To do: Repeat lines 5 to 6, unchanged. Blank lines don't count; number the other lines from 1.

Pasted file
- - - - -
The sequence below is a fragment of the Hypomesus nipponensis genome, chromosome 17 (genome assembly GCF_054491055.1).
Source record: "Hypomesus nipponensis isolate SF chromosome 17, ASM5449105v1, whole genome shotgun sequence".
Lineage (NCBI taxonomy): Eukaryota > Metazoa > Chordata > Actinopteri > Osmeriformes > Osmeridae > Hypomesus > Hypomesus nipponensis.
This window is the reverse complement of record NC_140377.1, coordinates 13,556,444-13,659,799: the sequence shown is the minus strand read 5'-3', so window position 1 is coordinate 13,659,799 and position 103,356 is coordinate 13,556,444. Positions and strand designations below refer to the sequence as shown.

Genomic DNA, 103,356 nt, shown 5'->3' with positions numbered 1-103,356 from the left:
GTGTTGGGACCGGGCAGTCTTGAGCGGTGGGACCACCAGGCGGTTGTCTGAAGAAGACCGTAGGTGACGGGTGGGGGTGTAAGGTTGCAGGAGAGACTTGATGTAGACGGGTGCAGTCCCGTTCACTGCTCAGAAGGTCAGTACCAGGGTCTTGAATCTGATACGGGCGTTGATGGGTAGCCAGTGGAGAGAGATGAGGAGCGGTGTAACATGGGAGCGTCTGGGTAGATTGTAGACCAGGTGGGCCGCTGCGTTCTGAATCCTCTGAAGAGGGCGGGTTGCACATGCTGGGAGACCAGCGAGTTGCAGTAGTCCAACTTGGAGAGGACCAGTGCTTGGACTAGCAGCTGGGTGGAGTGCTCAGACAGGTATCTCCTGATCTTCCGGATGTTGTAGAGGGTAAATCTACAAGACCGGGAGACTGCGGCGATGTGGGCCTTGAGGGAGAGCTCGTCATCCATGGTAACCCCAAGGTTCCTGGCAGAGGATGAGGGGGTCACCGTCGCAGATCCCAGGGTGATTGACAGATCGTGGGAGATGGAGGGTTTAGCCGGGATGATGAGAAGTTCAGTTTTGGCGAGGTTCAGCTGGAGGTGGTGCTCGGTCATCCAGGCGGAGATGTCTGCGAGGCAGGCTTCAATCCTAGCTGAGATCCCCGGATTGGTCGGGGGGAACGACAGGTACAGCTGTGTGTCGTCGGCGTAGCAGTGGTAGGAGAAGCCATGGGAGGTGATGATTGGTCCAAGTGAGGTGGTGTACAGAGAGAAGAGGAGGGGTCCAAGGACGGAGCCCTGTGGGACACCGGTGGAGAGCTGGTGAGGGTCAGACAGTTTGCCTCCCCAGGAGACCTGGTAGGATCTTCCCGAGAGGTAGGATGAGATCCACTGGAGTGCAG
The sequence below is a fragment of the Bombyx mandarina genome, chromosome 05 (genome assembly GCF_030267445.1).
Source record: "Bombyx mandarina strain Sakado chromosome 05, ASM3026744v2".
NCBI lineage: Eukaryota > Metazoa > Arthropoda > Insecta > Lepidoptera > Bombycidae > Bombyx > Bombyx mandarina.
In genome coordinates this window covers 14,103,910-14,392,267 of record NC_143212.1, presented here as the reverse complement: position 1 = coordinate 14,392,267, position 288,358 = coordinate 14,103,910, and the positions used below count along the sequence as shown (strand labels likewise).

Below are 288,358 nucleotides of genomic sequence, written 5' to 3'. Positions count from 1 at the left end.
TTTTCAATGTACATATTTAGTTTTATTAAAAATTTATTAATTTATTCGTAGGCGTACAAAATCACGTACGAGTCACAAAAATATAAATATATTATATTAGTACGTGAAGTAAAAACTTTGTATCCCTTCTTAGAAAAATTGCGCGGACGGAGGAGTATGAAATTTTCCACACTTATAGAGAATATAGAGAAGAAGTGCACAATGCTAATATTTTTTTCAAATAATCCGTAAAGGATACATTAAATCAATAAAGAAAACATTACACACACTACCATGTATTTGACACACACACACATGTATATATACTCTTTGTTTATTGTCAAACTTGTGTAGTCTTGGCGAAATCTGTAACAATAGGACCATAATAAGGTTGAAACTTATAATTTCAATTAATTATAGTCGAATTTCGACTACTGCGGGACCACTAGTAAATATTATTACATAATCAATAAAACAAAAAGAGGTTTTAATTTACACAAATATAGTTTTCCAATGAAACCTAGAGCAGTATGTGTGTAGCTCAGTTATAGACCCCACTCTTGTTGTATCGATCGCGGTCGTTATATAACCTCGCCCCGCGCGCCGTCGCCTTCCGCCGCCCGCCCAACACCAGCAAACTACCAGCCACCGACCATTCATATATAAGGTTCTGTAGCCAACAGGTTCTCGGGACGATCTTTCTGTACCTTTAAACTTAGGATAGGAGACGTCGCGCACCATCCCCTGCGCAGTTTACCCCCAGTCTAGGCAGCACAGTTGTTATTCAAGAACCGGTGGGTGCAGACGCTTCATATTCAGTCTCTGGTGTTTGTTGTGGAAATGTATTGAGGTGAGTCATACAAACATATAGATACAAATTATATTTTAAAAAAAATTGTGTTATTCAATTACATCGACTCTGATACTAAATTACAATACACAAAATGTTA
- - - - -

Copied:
Genomic DNA, 103,356 nt, shown 5'->3' with positions numbered 1-103,356 from the left:
GTGTTGGGACCGGGCAGTCTTGAGCGGTGGGACCACCAGGCGGTTGTCTGAAGAAGACCGTAGGTGACGGGTGGGGGTGTAAGGTTGCAGGAGAGACTTGATGTAGACGGGTGCAGTCCCGTTCACTGCTCAGAAGGTCAGTACCAGGGTCTTGAATCTGATACGGGCGTTGATGGGTAGCCAGTGGAGAGAGATGAGGAGCGGTGTAACATGGGAGCGTCTGGGTAGATTGTAGACCAGGTGGGCCGCTGCGTTCTGAATCCTCTGAAGAGGGCGGGTTGCACATGCTGGGAGACCAGCGAGTTGCAGTAGTCCAACTTGGAGAGGACCAGTGCTTGGACTAGCAGCTGGGTGGAGTGCTCAGACAGGTATCTCCTGATCTTCCGGATGTTGTAGAGGGTAAATCTACAAGACCGGGAGACTGCGGCGATGTGGGCCTTGAGGGAGAGCTCGTCATCCATGGTAACCCCAAGGTTCCTGGCAGAGGATGAGGGGGTCACCGTCGCAGATCCCAGGGTGATTGACAGATCGTGGGAGATGGAGGGTTTAGCCGGGATGATGAGAAGTTCAGTTTTGGCGAGGTTCAGCTGGAGGTGGTGCTCGGTCATCCAGGCGGAGATGTCTGCGAGGCAGGCTTCAATCCTAGCTGAGATCCCCGGATTGGTCGGGGGGAACGACAGGTACAGCTGTGTGTCGTCGGCGTAGCAGTGGTAGGAGAAGCCATGGGAGGTGATGATTGGTCCAAGTGAGGTGGTGTACAGAGAGAAGAGGAGGGGTCCAAGGACGGAGCCCTGTGGGACACCGGTGGAGAGCTGGTGAGGGTCAGACAGTTTGCCTCCCCAGGAGACCTGGTAGGATCTTCCCGAGAGGTAGGATGAGATCCACTGGAGTGCAG